Adding life skills to the daily curriculum

Teacher Katie Lander (right) and classroom assistant Erica Barlow in the garden with (left to right) William Hadley (5), Holly Gray (6), Lauren Butcher (6), Owen Lane (5) and Daisy Davey (5) at Hart Plain Infant School in Cowplain.  Picture: Steve Reid (114184-680)
Teacher Katie Lander (right) and classroom assistant Erica Barlow in the garden with (left to right) William Hadley (5), Holly Gray (6), Lauren Butcher (6), Owen Lane (5) and Daisy Davey (5) at Hart Plain Infant School in Cowplain. Picture: Steve Reid (114184-680)
Dr John Steadman, archivist of Portsmouth History Centre based at Portsmouth Central Library     Picture:  Malcolm Wells

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Philosophy, cooking, filming and gardening are a part of everyday life for infants in Waterlooville who have just won recognition for their well-rounded education.

Four to seven-year-olds at Hart Plain Infants were awarded level three accreditation for the Open Futures national scheme, which means four essential life skills are officially part of their curriculum.

So while they are cooking, the boys and girls are doing their sums as they weigh up ingredients, they are studying about the history of foods and they are reading and writing recipes for literacy.

Once a fortnight they debate and brainstorm big issues like love and sadness, which gives them a great stimulus for their writing work.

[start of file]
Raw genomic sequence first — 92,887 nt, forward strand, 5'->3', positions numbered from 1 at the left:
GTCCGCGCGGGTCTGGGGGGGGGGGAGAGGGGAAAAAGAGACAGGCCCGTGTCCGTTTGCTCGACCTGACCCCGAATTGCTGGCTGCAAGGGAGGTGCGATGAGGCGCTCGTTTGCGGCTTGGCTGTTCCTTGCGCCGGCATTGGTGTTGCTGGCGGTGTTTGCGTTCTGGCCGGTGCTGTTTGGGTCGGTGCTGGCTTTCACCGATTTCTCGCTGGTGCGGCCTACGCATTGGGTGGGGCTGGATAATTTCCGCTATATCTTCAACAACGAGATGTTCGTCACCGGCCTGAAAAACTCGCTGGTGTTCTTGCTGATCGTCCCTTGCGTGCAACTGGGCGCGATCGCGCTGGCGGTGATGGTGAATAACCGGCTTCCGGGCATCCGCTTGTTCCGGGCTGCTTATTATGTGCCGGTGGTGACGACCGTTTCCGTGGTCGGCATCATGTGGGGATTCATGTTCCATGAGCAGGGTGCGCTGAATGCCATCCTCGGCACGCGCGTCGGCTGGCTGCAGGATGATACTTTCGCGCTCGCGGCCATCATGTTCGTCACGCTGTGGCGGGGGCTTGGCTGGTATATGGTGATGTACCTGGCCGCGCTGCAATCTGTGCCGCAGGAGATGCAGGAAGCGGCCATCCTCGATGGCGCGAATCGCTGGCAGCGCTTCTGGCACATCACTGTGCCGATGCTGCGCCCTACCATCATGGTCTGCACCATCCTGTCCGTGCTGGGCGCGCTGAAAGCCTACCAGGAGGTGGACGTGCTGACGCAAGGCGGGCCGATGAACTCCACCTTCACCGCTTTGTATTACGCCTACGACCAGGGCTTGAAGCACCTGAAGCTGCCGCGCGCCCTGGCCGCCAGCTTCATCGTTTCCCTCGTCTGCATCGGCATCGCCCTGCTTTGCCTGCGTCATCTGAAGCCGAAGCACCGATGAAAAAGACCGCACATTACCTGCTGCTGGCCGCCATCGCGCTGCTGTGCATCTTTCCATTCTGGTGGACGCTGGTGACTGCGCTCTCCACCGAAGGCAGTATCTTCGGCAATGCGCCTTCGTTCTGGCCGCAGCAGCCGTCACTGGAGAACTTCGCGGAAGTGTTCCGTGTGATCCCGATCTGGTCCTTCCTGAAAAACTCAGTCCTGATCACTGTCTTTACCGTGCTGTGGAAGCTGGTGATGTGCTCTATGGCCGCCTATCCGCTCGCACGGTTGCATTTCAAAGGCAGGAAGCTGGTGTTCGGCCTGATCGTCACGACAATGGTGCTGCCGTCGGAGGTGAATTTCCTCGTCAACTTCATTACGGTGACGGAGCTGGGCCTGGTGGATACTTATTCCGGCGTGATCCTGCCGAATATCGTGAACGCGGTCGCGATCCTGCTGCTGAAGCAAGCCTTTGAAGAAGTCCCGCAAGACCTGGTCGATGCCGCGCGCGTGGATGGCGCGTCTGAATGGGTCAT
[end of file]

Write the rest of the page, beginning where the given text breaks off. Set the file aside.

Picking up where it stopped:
Teachers sign up their classes for a whole week’s worth of gardening, which is used as a tool to teach numbers and words as well as providing a lot of fresh air and exercise.

And youngsters are encouraged to film role plays and other exercises in class to learn how to use technology and to give them a different point of view on what they are learning.

Daisy Davey, five, says: ‘I enjoy gardening best because I love to grow vegetables and apples and see how they go from small to big, when you can taste them.

‘It’s also fun when we talk about things like behaviour and respecting people. It helps us when we talk about our feelings.’

Holly Gray, six, says: ‘It was fun filming my friends. I have enjoyed watching my film on the website and seeing the comments other children have left.

‘I also like P4C (Philosophy for Children) because you get time to think about things. It’s good to talk about things and listen to other peoples ideas.’

Owen Lane, five, adds: ‘In cooking I use the bridge and claw when cutting to be careful and safe.

‘I even used these skills when I was chopping up the vegetables from the school garden.’

The Open Futures scheme has gradually grown at Hart Plain over the past six years, and recently the school invested in a dedicated kitchen for children to use at any time.

Naomi Anderson, a reception year teacher and Open Futures co-ordinator, says: ‘The scheme has been a massive achievement, and it is giving our children fantastic opportunities to develop skills for life and enrich their learning.’